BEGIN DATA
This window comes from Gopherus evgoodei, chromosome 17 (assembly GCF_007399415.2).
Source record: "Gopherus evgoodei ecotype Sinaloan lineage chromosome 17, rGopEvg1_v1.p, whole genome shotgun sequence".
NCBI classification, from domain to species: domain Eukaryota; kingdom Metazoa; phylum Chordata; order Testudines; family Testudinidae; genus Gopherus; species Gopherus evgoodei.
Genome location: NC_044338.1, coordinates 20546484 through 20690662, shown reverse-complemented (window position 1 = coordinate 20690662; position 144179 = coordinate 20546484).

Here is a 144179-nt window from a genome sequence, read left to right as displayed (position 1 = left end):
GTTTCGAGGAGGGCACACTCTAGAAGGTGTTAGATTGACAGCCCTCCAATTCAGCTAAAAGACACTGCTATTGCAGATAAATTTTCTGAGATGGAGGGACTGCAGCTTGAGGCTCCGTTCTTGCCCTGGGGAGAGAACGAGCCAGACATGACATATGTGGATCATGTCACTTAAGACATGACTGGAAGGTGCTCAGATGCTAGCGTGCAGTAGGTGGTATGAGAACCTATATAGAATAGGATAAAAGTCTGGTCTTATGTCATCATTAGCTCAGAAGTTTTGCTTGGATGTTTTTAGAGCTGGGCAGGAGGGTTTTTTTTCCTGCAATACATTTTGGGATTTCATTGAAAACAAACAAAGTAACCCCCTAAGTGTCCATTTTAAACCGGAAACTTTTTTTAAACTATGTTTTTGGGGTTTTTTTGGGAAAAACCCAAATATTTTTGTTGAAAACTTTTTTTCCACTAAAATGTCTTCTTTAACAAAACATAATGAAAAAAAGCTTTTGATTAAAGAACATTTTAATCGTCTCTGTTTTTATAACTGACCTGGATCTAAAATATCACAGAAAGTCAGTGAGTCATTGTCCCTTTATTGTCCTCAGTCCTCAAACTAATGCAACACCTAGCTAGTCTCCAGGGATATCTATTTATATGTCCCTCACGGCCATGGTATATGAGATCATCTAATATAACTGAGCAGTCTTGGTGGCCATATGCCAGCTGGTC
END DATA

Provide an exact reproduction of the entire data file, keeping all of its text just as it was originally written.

This window comes from Gopherus evgoodei, chromosome 17 (assembly GCF_007399415.2).
Source record: "Gopherus evgoodei ecotype Sinaloan lineage chromosome 17, rGopEvg1_v1.p, whole genome shotgun sequence".
NCBI classification, from domain to species: domain Eukaryota; kingdom Metazoa; phylum Chordata; order Testudines; family Testudinidae; genus Gopherus; species Gopherus evgoodei.
Genome location: NC_044338.1, coordinates 20546484 through 20690662, shown reverse-complemented (window position 1 = coordinate 20690662; position 144179 = coordinate 20546484).

Here is a 144179-nt window from a genome sequence, read left to right as displayed (position 1 = left end):
GTTTCGAGGAGGGCACACTCTAGAAGGTGTTAGATTGACAGCCCTCCAATTCAGCTAAAAGACACTGCTATTGCAGATAAATTTTCTGAGATGGAGGGACTGCAGCTTGAGGCTCCGTTCTTGCCCTGGGGAGAGAACGAGCCAGACATGACATATGTGGATCATGTCACTTAAGACATGACTGGAAGGTGCTCAGATGCTAGCGTGCAGTAGGTGGTATGAGAACCTATATAGAATAGGATAAAAGTCTGGTCTTATGTCATCATTAGCTCAGAAGTTTTGCTTGGATGTTTTTAGAGCTGGGCAGGAGGGTTTTTTTTCCTGCAATACATTTTGGGATTTCATTGAAAACAAACAAAGTAACCCCCTAAGTGTCCATTTTAAACCGGAAACTTTTTTTAAACTATGTTTTTGGGGTTTTTTTGGGAAAAACCCAAATATTTTTGTTGAAAACTTTTTTTCCACTAAAATGTCTTCTTTAACAAAACATAATGAAAAAAAGCTTTTGATTAAAGAACATTTTAATCGTCTCTGTTTTTATAACTGACCTGGATCTAAAATATCACAGAAAGTCAGTGAGTCATTGTCCCTTTATTGTCCTCAGTCCTCAAACTAATGCAACACCTAGCTAGTCTCCAGGGATATCTATTTATATGTCCCTCACGGCCATGGTATATGAGATCATCTAATATAACTGAGCAGTCTTGGTGGCCATATGCCAGCTGGTC